Learning & Behavior

, Volume 39, Issue 4, pp 318-323

First online:

Reevaluating canine perspective-taking behavior

  • Monique A. R. UdellAffiliated withDepartment of Social Sciences, Flagler CollegeDepartment of Psychology, University of Florida Email author 
  • , Clive D. L. WynneAffiliated withDepartment of Psychology, University of FloridaKyung Hee University


Udell, Dorey, and Wynne (2011) demonstrated that both domesticated and nondomesticated canids—specifically, gray wolves—have the capacity to succeed on perspective-taking tasks, suggesting that dogs’ ability to respond to the human attentional state is not a by-product of domestication alone. Furthermore, not all dogs were successful on the task. Instead, the occluder type used was a strong predictor of performance, indicating the important role of environment and experience for tasks of this type. Here, we address several commentaries reflecting on the methods and design of that study, as well as the interpretation of the results. We also discuss the positive shift toward more interactive approaches in the field of canine behavior and cognition. Finally, we question the functionality of describing canine social behavior in terms of theory of mind.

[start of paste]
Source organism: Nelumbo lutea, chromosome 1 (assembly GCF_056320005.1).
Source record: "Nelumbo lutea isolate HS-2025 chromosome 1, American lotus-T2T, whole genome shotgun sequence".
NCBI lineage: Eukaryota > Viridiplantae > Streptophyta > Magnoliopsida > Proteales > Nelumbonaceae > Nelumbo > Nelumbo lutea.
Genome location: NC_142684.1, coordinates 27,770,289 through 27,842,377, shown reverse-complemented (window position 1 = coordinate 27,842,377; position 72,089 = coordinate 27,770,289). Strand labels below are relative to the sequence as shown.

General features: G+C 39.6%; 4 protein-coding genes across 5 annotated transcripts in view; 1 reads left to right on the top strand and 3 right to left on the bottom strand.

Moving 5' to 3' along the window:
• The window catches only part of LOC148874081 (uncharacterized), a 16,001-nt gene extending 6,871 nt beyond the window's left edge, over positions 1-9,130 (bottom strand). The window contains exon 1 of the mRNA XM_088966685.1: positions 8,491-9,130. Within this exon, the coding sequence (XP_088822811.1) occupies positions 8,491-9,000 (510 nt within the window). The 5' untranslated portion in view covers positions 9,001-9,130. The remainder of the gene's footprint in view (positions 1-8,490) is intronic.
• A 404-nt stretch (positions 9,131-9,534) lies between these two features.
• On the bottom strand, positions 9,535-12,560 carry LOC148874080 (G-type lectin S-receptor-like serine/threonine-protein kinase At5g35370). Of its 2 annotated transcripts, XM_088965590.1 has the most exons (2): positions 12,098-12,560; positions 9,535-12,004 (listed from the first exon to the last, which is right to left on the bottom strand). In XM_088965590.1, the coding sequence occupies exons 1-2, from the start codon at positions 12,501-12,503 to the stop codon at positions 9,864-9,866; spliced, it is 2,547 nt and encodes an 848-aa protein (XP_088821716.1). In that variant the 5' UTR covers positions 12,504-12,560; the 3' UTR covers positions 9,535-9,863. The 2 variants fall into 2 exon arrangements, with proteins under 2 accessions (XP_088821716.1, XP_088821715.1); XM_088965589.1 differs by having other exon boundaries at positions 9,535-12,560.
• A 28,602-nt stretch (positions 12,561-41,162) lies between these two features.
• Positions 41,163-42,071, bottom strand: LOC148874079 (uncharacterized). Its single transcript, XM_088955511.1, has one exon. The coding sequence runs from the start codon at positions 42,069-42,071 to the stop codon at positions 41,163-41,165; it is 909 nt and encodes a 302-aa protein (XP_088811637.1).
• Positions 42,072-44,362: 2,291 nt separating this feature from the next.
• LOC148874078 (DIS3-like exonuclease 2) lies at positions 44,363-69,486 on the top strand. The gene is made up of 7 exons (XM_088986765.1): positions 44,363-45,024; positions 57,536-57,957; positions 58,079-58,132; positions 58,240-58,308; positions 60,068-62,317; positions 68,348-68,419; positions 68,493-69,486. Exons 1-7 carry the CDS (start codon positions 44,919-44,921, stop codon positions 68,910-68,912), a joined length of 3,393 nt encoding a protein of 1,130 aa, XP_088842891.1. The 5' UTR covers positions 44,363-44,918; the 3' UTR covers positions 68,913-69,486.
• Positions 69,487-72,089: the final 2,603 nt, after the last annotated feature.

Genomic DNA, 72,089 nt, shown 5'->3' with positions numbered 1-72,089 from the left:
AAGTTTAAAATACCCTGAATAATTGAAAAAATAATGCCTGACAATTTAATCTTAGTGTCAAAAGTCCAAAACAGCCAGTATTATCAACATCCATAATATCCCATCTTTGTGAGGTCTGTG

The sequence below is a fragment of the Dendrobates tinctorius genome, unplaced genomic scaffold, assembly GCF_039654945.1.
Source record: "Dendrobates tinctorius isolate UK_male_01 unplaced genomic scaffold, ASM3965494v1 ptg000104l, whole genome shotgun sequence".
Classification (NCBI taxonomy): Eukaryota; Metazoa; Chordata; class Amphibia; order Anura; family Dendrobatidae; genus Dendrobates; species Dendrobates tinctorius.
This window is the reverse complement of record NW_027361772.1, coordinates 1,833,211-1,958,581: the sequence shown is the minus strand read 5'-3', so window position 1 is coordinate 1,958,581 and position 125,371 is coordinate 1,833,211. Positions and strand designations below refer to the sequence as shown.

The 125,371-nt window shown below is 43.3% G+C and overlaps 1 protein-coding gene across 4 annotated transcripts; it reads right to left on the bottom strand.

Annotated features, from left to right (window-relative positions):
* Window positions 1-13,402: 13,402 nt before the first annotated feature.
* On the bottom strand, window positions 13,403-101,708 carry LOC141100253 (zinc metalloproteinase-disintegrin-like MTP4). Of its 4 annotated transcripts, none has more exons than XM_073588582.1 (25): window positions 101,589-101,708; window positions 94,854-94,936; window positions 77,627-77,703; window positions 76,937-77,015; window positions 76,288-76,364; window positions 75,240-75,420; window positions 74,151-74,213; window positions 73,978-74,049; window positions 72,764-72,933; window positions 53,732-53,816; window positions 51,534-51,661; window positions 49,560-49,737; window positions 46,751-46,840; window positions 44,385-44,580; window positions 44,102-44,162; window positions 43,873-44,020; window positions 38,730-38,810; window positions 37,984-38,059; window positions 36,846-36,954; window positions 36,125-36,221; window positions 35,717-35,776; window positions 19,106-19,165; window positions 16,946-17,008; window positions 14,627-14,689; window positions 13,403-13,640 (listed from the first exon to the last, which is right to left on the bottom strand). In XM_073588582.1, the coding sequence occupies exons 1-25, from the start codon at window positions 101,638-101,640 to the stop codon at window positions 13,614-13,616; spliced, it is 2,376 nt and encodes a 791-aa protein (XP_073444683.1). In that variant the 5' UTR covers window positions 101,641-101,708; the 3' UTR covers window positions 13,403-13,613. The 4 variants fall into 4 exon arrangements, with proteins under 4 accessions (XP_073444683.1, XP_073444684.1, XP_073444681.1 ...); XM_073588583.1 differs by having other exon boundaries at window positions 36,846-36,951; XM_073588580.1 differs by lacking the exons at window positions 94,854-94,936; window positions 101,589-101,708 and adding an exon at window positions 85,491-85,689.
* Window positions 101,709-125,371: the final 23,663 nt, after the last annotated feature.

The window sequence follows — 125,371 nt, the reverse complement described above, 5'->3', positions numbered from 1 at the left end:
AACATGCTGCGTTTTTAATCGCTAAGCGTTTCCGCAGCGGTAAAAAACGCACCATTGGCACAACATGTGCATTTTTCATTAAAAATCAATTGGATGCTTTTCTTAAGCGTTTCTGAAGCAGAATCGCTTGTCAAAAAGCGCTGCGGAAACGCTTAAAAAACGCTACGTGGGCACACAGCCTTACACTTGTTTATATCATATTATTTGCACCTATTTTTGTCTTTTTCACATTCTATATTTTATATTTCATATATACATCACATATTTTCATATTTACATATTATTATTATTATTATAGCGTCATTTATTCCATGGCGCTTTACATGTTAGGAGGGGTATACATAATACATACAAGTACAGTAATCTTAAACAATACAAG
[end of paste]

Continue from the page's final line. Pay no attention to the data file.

Wolves Dogs Canis lupus familiaris Canis lupus Perspective taking Social cognition Theory of mind Domestication Learning Two-stage hypothesis